The division operation is not defined for all infinite cardinals. Consider the expression \(\mathfrak{a} \cdot \mathfrak{b} = \mathfrak{d}.\) If \(\mathfrak{d}\) is infinite, then the number \(\mathfrak{a}\) is uniquely defined if only \(\mathfrak{b} \lt \mathfrak{d}.\) In this case, \(\mathfrak{a} = \mathfrak{d}.\)

### Cardinal Exponentiation

If two sets \(A\) and \(B\) have cardinalities \(\mathfrak{a}\) and \(\mathfrak{b},\) then the exponentiation operation is given by

where

is the set of all functions from \(B\) to \(A.\)

#### Examples

The exponentiation operation satisfies the following properties:

- \(0^\mathfrak{b} = 0, \text{ for } \mathfrak{b} \gt 0.\)
- \(1^\mathfrak{b} = 1\)
- \(\mathfrak{a}^0 = 1\)
- \(\mathfrak{a}^1 = \mathfrak{a}\)
- \({\mathfrak{a}^{\mathfrak{b} + \mathfrak{d}}} = {\mathfrak{a}^\mathfrak{b}} \cdot {\mathfrak{a}^\mathfrak{d}}\)
- \({\left( {{\mathfrak{a}^\mathfrak{b}}} \right)^\mathfrak{d}} = {\mathfrak{a}^{\mathfrak{b} \cdot \mathfrak{d}}}\)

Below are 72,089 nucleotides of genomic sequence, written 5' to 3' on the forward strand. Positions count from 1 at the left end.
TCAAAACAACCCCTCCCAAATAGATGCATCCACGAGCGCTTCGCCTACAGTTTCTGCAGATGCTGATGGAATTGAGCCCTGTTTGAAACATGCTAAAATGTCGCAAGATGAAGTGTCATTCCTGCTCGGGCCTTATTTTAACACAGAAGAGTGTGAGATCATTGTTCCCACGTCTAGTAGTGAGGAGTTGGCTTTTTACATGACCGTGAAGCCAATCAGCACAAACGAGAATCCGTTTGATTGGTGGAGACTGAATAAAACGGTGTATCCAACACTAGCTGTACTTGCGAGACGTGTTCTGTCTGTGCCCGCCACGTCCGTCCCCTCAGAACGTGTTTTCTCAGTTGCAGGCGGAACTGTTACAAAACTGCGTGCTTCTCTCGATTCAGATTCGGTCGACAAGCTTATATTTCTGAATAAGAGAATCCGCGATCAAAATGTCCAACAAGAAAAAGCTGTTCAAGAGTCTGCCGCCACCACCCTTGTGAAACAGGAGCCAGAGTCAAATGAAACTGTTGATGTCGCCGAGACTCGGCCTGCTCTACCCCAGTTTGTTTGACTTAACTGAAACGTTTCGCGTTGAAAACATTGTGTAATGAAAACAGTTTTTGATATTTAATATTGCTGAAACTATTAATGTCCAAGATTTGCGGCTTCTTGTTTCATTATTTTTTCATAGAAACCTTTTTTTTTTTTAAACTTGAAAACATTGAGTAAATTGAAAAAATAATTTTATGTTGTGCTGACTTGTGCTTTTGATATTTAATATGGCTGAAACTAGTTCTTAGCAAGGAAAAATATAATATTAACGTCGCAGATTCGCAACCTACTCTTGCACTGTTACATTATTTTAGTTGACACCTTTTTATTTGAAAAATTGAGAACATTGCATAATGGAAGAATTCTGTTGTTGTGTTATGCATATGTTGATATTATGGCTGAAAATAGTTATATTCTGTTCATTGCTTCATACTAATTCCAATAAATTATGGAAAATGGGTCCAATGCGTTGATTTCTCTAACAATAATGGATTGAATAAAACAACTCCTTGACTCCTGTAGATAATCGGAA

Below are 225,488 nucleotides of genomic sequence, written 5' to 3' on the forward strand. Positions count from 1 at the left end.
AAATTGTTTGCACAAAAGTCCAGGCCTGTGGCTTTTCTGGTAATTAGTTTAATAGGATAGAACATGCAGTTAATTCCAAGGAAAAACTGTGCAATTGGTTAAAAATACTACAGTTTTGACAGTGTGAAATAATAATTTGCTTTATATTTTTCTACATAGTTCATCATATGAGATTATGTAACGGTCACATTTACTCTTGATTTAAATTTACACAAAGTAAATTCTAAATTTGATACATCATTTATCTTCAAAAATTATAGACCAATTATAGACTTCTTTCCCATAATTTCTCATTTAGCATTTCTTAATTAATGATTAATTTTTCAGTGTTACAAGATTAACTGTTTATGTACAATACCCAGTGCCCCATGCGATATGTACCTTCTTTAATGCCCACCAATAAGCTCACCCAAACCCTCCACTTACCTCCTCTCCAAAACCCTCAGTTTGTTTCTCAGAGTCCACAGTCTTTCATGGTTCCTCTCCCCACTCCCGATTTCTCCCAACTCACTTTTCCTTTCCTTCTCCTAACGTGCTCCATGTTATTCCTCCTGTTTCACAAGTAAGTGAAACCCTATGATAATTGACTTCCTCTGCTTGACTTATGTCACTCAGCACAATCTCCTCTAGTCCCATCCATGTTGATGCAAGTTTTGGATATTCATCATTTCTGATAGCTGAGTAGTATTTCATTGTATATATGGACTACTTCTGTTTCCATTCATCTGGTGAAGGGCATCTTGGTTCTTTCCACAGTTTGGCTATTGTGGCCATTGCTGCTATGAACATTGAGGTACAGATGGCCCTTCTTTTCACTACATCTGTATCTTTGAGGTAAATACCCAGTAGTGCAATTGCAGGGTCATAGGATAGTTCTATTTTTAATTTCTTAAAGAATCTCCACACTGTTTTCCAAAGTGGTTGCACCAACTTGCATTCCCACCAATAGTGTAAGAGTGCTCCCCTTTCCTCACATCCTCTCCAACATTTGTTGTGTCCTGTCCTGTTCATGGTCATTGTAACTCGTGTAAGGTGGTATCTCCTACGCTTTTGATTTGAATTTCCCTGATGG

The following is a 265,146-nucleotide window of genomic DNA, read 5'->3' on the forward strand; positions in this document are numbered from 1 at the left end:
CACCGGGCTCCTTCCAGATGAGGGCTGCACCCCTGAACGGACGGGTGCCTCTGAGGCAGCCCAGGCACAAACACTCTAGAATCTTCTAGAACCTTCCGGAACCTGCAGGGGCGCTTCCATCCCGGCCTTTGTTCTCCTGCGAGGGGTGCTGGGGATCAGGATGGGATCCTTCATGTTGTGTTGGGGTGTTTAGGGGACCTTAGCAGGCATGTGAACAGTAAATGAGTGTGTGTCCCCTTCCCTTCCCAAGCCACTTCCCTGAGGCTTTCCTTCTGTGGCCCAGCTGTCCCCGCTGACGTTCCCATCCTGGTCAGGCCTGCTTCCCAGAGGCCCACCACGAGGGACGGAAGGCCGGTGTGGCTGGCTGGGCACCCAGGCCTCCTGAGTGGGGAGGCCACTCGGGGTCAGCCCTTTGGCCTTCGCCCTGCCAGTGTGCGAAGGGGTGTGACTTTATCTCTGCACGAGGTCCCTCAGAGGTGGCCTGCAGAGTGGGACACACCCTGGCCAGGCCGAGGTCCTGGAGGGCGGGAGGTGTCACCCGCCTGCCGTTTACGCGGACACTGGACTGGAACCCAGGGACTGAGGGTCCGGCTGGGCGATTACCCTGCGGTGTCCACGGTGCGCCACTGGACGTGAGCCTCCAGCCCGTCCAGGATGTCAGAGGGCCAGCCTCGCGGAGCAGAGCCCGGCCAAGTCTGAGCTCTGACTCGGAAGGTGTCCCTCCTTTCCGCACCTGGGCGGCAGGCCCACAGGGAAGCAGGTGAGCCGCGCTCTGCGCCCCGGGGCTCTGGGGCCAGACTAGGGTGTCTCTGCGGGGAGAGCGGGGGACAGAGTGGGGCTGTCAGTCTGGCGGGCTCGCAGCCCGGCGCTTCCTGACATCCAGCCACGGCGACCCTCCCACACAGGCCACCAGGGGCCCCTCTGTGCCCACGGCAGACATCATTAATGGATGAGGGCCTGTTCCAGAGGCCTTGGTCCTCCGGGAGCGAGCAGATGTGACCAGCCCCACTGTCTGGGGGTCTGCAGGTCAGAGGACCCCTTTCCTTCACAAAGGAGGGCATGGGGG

- \({\left( {\mathfrak{a} \cdot \mathfrak{b}} \right)^\mathfrak{d}} = {\mathfrak{a}^\mathfrak{d}} \cdot {\mathfrak{b}^\mathfrak{d}}\)
- If \({\mathfrak{a}_1},{\mathfrak{a}_2},{\mathfrak{b}_1},{\mathfrak{b}_2}\) are cardinal numbers such that \({\mathfrak{a}_1} \le {\mathfrak{a}_2}\) and \({\mathfrak{b}_1} \le {\mathfrak{b}_2},\) then \({\mathfrak{a}_1}^{\mathfrak{b}_1} \le {\mathfrak{a}_2}^{\mathfrak{b}_2}.\)

There are two inverse operations for exponentiation - extracting the root and taking the logarithm. However, these operations are not well-defined for cardinal numbers. Below, we give some special cases.

Let \({\mathfrak{a}^\mathfrak{b}} = \mathfrak{d}.\) If \(\mathfrak{d}\) is infinite and the exponent \(\mathfrak{b}\) is finite and not equal to zero, then \(\mathfrak{a} = \mathfrak{d}.\)

The logarithm of an infinite cardinal \(\mathfrak{a}\) is defined as the least cardinal number \(\mathfrak{b}\) such that \(\mathfrak{a} \le 2^{\mathfrak{b}}.\)